So what can we expect this week: Preview of Angels Take Manhattan
This is it. This Saturday Rory and Amy Pond/Williams will depart the big blue box forever. The whole season has been leading up to this and it will be one of the highlights of television this year, question is will it be the tragic end that has been hinted at or are we in for a disappointment?

Karen Gillan has said that it will be a permanent departure though not necessarily death induced but she has said have the hankies ready. Filming photos have appeared all over the net – especially the graveyard scenes – which have added fuel to the death story. Also seen was Alex Kingston as River Song and the Tardis, as well as Amy standing by a graveside reading a book that is also being read by the Doctor in Central Park in New York. And on the cover is a certain Melody Pond so how does it tie in with the story?

It’s no secret that the Weeping Angels are back and Steven Moffat has  said they have evolved. In the beginning they were the silent assassins who got you when you blinked, then in Time of the Angels they were ripping out human spines so they could taunt the Doctor. And could use your mind to manifest themselves while you weren’t blinking as Amy found out almost to her cost. But this time they seem to have a bigger agenda; an agenda that will see Manhattan become a battleground for the Doctor as they attack those closest to him. So what do we know for sure?

Well the Tardis, River, Amy are all in a graveyard but are they there for Rory’s funeral as many think? We know that one of them will fall foul to the Angels and be sent back in time to old New York and it seems that will be Rory given the cherub blowing out his match in the trailer and on-lookers reporting a scene where Rory appears in a New York street and asks how he got there? 

And as we know from previous stories once you are thrown back in time by the Angels you can never return home by jumping in the Tardis. You must live your live out as the angels have eaten your future. The new trailer also shows River with an angel tied down by chains. Can this be a way to save Rory and return him to the present? Every time they take someone’s future they create time energy which is what they feed on but when you have a Tardis – especially the last Tardis – in the city that never sleeps filled with stone statues is this a trap for the Doctor?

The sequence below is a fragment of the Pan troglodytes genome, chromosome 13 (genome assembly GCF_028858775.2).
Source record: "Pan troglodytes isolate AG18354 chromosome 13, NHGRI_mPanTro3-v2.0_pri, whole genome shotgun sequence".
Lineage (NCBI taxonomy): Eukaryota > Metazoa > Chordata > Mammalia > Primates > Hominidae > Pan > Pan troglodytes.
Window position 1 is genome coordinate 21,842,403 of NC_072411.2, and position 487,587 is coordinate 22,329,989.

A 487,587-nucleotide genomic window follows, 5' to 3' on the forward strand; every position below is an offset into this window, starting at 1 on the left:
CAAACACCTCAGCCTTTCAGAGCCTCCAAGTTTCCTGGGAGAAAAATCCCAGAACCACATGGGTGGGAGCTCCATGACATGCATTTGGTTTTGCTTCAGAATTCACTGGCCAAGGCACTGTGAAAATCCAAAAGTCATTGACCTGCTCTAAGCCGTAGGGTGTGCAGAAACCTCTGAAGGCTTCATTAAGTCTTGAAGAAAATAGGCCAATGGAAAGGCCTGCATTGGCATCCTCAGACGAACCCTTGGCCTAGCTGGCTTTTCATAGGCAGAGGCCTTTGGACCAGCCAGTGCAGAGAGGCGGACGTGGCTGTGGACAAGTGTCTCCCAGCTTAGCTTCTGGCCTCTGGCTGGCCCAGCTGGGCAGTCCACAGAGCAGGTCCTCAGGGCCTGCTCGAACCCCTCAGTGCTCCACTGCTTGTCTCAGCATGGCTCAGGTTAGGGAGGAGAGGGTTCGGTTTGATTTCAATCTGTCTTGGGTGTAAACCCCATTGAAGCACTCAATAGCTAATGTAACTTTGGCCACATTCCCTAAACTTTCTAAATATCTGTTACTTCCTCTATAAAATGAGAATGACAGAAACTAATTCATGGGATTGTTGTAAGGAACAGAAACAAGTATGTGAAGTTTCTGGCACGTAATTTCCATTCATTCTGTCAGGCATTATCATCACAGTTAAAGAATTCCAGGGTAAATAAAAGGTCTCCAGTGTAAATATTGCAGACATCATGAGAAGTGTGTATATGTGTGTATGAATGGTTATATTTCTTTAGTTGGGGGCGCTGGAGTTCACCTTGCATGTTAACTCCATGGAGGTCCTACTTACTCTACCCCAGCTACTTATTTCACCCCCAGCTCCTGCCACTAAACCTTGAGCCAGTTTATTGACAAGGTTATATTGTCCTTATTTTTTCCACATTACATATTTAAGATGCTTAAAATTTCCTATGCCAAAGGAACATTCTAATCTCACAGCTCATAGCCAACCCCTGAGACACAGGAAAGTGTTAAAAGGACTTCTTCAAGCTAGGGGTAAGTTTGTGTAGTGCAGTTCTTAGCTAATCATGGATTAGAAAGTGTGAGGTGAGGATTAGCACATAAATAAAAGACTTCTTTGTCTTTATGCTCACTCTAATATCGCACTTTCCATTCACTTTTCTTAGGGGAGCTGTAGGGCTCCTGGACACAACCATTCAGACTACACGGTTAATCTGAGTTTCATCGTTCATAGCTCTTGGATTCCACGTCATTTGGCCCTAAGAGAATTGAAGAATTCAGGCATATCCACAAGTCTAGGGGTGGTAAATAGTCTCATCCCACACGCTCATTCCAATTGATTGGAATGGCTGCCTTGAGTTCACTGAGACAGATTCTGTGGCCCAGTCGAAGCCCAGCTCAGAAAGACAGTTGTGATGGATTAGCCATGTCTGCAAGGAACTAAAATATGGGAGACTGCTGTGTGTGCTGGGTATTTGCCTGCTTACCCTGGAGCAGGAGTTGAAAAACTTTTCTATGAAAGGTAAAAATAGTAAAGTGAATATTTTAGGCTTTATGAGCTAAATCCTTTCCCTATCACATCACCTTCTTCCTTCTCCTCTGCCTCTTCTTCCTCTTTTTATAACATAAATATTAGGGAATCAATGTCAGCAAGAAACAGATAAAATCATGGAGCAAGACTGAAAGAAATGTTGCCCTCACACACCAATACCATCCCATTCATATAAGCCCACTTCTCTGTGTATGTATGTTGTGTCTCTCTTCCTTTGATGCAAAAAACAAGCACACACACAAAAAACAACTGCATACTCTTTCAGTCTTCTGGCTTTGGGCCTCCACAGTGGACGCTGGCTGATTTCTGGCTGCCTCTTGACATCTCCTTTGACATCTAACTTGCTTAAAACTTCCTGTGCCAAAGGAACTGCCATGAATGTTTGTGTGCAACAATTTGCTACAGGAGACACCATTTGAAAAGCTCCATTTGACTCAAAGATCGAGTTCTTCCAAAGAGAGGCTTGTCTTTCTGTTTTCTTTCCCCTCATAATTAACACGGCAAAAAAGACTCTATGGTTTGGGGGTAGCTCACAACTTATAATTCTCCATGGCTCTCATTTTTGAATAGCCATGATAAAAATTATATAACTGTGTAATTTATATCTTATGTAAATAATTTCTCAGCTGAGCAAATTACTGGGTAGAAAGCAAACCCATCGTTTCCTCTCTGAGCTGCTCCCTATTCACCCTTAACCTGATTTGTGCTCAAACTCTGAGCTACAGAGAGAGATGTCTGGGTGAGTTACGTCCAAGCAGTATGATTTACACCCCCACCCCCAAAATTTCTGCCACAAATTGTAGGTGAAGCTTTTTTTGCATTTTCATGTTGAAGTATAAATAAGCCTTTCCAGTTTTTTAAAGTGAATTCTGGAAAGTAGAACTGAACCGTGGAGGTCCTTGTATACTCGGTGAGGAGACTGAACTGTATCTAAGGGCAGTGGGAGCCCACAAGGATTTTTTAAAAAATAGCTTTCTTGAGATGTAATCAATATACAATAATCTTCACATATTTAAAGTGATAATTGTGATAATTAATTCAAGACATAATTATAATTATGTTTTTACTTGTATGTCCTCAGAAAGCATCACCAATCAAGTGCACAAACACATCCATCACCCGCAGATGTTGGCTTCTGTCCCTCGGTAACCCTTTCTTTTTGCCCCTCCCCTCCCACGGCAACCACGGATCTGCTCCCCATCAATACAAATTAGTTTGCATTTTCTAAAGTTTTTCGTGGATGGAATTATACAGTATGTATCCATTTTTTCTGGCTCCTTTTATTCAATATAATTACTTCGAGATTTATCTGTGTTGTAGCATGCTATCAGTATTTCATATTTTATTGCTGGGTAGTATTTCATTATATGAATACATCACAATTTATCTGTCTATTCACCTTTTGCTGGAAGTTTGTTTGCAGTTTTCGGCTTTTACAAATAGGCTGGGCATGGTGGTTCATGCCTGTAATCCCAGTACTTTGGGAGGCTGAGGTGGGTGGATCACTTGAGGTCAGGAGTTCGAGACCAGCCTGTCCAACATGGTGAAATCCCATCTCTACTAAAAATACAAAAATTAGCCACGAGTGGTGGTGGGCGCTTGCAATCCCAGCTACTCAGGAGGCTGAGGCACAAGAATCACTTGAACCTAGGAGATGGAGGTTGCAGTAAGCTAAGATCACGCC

In the first story, Blink, it was the Tardis the angels wanted, something that has been forgotten, but after the effects of Flesh and Stone when the Angel army fell into a crack in time, is this their last chance for survival?

The Daleks said the Tardis was a weapon but it is also the last and best source of time energy from a race to whom time was a revolving door. In the trailer we see the Tardis trapped in a  blaze of energy near the Empire State Building as our heroes battle angels everywhere. Trapped in a room, the Doctor looks at Rory and says they are coming for him. Has the Doctor somehow thwarted their consumption of Rory’s energy and they want it back?

We also hear a huge stomp like the noise sounding the arrival of the T-Rex in Jurassic Park. Is this the sound of the Statue of Liberty approaching? Are the rumours true and she is the biggest angel of them all? Will all this end with the Doctor breaking his promise to Brian (Rory’s dad) with Rory ending up dead to save the future? Or will he be forced to live his life in the past and the grave Amy stands beside is that of her husband’s? Will they leave voluntarily or exile the Doctor from their lives forever given he has not only cost them their daughter and any hope of future children but now the life of Rory?

The clock is ticking, it really is and for the first time I don’t want the Ponds to leave. And coming from a man who was never fussed on Amy’s character, that’s a big admission…

Read Part 2 Here
Read Part 3 Here

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Husband, dad and Ireland's hardest working author, Owen Quinn is currently knee deep in The Time Warriors, arguably the biggest sci-fi epic ever to come out of Ireland. He has an unhealthy interest in Doctor Who, classic TV and Star Wars, he also hangs around with the Emerald Garrison far toooo much. Is it any wonder he fits in at FTN so well? Find Owen at the